When Sen. Edward M. Kennedy stood before exuberant supporters 18 months ago making the surprise announcement he was backing presidential-primary candidate Sen. Barack Obama, he did more than lend his iconic family name to the Democrat who would become president.
He was declaring the youthful Illinois senator the rightful heir to one of the nation's most enduring political legacies.
"Every time I've been asked ... who I would support in the Democratic primary, my answer has always been the same: the candidate who inspires me, who inspires all of us, who can lift our vision and summon our hopes and renew our belief that our country's best days are still to come," Mr. Kennedy said during the speech on Jan. 28, 2008.
Check out more video coverage of Sen. Kennedy, here.
This was the candidate who represents a "new generation of leadership," Mr. Kennedy declared. "The torch will be passed again."
The political marriage sanctified that day turned out to be fruitful and rejuvenating for both men.
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Obama campaign aides viewed the endorsement as a symbolic and even magical moment, a transfer of power and moral authority that lifted their spirits during a brutal primary battle. Coming when it did, after a tough defeat in New Hampshire and days before the critical test of Super Tuesday, the announcement led campaign manager David Plouffe at the time to call it "the biggest day of the campaign."
For Mr. Kennedy, it was a chance to forge a bond with the next generation of Democratic leadership.
Check out the Washington Times interactive Remembering Senator Edward M. Kennedy.
Alan Solomont, a top Boston fundraiser for the Obama campaign, said in the days prior to Mr. Kennedy's speech a story was being shared by those in the campaign's inner circle.
"Right before the endorsement," Mr. Solomont said, "Senator Kennedy reportedly said to [his son] Patrick ... 'Our family has to be on the right side of history.' "
"I believe he saw it in those terms," Mr. Solomont said. "This was not about personalities."
Those who worked inside Mr. Obama's campaign said Wednesday it's easy to forget it now, but securing Mr. Kennedy's support was far from assured. Ever since Bill Clinton's campaign for president released the photograph of his encounter with President John F. Kennedy at the age of 17, there always had been an implied understanding that he had been bequeathed the Kennedy family's liberal legacy.
When Sen. Hillary Rodham Clinton began her bid for the White House, the Kennedy endorsement was considered hers to lose. Caroline Kennedy later told reporters it was her children's interest in the Obama candidacy that initially sparked her support, which helped to convince her beloved "Uncle Teddy."
Click here to see a timeline of Mr. Kennedy's life.
Clinton insiders said at the time the former first lady was hurt when her longtime friend chose her rival, but she dispatched campaign aides to trumpet her big win in Mr. Kennedy's home state of Massachusetts despite the endorsement and noted she was backed by other Kennedy family members.
Once Mr. Obama and Mr. Kennedy began meeting, former campaign insiders said, it became clear they were matched in temperament and ambition, and the candidate's aides viewed the endorsement as an important prize.
As Super Tuesday approached, Mr. Kennedy returned to the rigors of a national campaign, summoning up fire for Mr. Obama from California to Connecticut.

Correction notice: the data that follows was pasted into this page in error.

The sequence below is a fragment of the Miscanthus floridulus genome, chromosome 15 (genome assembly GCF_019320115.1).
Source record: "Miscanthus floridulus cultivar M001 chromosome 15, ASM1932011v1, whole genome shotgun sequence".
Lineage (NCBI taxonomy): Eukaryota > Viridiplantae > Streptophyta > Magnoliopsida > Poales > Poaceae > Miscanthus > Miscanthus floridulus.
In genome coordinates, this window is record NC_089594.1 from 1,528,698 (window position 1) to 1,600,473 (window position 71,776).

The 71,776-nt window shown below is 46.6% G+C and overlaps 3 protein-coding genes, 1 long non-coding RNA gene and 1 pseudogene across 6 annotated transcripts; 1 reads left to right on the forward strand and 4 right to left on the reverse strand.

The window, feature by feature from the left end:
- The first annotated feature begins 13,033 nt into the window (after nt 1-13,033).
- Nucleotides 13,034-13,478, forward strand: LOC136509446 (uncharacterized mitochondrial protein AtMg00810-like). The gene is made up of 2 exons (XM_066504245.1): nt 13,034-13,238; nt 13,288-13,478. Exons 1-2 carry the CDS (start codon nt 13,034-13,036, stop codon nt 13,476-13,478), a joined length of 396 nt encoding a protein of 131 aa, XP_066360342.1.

The news that Mr. Kennedy was diagnosed with brain cancer broke in May 2008 as Mr. Obama was making a campaign stop at an Oregon hospital to talk about his health care plan.
Mr. Obama relied on Mr. Kennedy for advice throughout the campaign and as he built his White House staff after winning the election. Kennedy aides and allies are sprinkled throughout the Obama administration, including senior positions such as White House counsel, the head of the Justice Department's Civil Rights Division, and deputy secretaries of state and defense.
Hours into his presidency, Mr. Obama was faced with the jarring realization Mr. Kennedy's death may be more imminent than he anticipated, as the senator collapsed during the congressional luncheon following his inauguration.
The president remained in close contact with Mr. Kennedy, and as his condition worsened, with the senator's wife, Vicki. Mr. Obama hand-delivered a note from Mr. Kennedy to Pope Benedict XVI during a July visit to the Vatican. The president and Mr. Kennedy spoke June 2 about health care for less than 10 minutes, the White House said.
There was speculation that during his stay at Martha's Vineyard Mr. Obama would visit Mr. Kennedy in nearby Hyannis Port, Mass. But the visit never materialized.
Now Mr. Obama formally assumes the mantle without his political mentor at his side and charges forward on Mr. Kennedy's life's passion for health care reform, buoyed perhaps by new momentum from lawmakers seeking to honor their friend.
WhiteHouse.gov on Wednesday offered a tribute to Mr. Kennedy, posting several intimate staff photos taken during Mr. Obama's final moments with his friend this spring.
In one, Mr. Kennedy is shown being an active participant in the president's March 5 health care forum at the White House.
The two are seen laughing on April 21 as Mr. Obama signed the Edward M. Kennedy Serve America Act expanding the Peace Corps and other service groups in his friend's honor, saying his friend had "touched the life of this nation."
"This is a wonderful day," Mr. Kennedy declared as the president beamed to his right.
The final photo of the slideshow may capture their last moment together, taken from behind as Mr. Obama and Mr. Kennedy walked side-by-side away from the Oval Office.